The Last One | Alexandra Oliva | 2016 (14 July) | Michael Joseph | 352p | Review copy | Buy the book
Sometimes, even when life is nigh on perfect, what one needs is a challenge. A survival reality show might not be everybody’s choice for a final adventurous fling before settling down to have children but for Zoo it’s just what she wants. Not that her real name is Zoo, of course. Zoo is the name picked for her by the TV production company and has something to do with her skill and work with animals. Leaving her loving husband behind for just a few weeks, Zoo joins competitors, show host and camera crews in the American wilderness where they must overcome a series of challenges to win awards – food, shelter.
After a series of group challenges, the competitors are given individual tasks. Zoo finds herself alone for a longer and longer period of time, the food and water are worryingly scarce, the tasks seem increasingly dangerous, the horrifying props and dummies more and more realistic. Once Zoo gets very sick but she recovers, still adamant that she will never say the phrase that would see her liberated from the trial. While she searches for camera drones and cameras hidden in the woods, Zoo has no idea that nobody is watching the show now, nobody is filming it. Disease has come and it has destroyed the world.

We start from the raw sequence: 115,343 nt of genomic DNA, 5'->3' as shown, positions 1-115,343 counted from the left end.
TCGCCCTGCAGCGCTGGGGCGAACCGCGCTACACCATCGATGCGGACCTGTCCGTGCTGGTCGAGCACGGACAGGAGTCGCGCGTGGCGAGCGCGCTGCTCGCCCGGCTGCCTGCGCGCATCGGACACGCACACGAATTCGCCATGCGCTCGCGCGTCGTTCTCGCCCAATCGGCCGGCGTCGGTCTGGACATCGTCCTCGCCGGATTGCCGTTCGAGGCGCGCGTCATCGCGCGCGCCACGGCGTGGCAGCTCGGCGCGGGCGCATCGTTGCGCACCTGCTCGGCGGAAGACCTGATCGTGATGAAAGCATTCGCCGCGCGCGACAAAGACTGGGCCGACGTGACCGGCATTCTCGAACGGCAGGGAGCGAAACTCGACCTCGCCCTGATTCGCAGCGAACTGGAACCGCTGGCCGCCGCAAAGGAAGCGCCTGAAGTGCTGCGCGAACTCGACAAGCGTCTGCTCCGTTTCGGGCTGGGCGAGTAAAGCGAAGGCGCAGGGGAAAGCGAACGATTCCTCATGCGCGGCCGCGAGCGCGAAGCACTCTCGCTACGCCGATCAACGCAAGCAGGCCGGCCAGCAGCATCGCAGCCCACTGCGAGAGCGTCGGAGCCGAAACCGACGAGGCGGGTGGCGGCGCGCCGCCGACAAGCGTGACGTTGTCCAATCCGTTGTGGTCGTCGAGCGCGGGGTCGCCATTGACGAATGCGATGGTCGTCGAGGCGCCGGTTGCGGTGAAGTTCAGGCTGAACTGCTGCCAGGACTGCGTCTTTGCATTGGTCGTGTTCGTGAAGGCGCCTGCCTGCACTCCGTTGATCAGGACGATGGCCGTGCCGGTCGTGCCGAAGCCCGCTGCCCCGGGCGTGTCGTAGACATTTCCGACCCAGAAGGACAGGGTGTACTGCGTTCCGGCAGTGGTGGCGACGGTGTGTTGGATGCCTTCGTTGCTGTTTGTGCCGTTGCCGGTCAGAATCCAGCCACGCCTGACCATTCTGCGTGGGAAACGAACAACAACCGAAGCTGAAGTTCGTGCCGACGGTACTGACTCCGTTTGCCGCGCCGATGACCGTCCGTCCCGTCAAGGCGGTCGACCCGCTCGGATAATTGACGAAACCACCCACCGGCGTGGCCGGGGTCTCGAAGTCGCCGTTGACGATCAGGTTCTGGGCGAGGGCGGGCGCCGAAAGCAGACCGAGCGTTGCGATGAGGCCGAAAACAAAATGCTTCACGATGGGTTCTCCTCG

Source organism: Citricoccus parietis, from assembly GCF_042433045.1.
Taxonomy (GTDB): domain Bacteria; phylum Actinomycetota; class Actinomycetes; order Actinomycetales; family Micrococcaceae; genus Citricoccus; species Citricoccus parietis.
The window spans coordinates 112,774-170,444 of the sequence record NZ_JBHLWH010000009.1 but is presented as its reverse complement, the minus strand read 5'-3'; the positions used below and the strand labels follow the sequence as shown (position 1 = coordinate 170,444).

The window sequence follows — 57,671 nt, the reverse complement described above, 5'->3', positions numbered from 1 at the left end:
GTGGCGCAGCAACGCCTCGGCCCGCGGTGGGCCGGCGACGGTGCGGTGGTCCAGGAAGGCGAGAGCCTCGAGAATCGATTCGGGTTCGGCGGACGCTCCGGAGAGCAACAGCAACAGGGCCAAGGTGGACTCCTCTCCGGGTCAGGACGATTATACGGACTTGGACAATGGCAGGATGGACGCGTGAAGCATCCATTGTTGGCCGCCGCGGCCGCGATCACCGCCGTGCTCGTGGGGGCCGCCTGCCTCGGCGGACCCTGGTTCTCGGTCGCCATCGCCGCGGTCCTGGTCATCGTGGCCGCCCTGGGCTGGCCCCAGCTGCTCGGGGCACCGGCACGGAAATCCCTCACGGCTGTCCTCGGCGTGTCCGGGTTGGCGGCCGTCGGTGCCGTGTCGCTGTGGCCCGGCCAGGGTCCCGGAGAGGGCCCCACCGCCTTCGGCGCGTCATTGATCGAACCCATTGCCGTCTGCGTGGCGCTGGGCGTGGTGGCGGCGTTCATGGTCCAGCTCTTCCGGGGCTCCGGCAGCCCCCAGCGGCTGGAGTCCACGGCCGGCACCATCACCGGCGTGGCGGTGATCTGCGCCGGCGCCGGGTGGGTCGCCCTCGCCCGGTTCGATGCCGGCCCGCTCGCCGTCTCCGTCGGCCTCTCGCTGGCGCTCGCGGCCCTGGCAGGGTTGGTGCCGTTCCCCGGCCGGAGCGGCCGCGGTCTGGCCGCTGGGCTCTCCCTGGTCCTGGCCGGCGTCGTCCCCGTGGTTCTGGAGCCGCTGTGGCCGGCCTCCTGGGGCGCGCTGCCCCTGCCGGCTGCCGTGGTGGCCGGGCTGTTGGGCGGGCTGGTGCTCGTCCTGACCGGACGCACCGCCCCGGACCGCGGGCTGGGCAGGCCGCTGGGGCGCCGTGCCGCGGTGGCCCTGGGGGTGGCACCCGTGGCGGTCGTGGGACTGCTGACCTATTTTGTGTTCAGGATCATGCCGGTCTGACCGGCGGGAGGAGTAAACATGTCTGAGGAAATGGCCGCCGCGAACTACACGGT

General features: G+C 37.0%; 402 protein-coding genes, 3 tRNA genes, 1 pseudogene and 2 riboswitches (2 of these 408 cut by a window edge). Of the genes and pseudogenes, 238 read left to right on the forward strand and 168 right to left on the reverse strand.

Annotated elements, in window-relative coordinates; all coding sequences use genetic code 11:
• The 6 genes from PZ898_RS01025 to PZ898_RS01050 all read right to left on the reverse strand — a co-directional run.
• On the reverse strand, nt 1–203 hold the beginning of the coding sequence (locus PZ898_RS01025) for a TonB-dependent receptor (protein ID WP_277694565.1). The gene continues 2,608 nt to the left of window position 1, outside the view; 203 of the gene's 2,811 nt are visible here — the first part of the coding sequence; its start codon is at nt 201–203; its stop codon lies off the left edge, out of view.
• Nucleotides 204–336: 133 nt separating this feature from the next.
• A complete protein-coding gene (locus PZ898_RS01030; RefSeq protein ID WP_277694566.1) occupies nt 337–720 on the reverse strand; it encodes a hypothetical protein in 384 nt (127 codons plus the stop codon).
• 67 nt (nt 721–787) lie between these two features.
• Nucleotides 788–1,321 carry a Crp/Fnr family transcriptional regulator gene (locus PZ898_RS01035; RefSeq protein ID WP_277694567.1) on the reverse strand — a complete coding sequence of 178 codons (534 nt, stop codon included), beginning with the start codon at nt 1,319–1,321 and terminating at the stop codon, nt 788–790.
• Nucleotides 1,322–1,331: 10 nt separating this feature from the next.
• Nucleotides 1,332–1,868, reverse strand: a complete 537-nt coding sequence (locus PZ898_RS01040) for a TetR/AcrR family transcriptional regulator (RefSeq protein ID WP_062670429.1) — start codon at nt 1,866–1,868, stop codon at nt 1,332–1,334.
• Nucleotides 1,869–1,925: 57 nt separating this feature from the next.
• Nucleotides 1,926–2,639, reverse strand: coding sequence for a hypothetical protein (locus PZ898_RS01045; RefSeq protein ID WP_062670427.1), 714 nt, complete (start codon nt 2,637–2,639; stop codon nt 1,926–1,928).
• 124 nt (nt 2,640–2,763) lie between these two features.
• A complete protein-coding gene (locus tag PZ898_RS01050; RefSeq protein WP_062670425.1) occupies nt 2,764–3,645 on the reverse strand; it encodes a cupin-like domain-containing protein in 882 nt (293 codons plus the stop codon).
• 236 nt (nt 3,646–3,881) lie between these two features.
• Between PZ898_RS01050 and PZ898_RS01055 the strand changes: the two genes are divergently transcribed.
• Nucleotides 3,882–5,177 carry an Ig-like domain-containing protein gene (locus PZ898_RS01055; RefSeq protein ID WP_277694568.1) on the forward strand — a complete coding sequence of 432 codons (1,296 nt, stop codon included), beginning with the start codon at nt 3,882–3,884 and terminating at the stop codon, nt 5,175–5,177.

I loved the premise of The Last One, combining as it does an apocalyptic tale with the story of a range of characters and personalities, all known by nicknames, competing in a reality game show reminiscent in some ways of Survivor. The novel moves between the present – in which we follow Zoo – and flashbacks during which we are taken through challenges in the show.
There are elements of the novel that I did enjoy, most of which centred on the character of Zoo. We know much more than Zoo about what has been going on and her journey to self-awareness is slow. But when knowledge comes the moment is beautifully captured by Alexandra Oliva. At last, she sees the ruined world around her for what it truly has become and not as a task in a TV show. Her eyes are open.
But I had several issues with the book. The biggest were with the style and structure. Both flashbacks and the present day sections are set in the present tense, which I found rather odd as well as confusing. Also, characters in the flashbacks are known by their nicknames while Zoo, in the present day sections, remembers people by their real names. Matching these proved quite a challenge. Perhaps my biggest problem with the novel was that I couldn’t appreciate the relevance of the flashbacks to the current state of affairs – the events of the TV show seemed to me to no longer have any meaning when set against the context of what is, after all, an apocalypse. They did introduce us to the characters as well as set the scene for Zoo’s last adventure but what really matters is Zoo’s survival – the fight for life in this changed, largely emptied world.
The Last One is a fast-paced, well-written thriller and it has much to commend it – especially the character of Zoo – but there are many apocalyptic thrillers out there at the moment and I don’t think that this one was for me.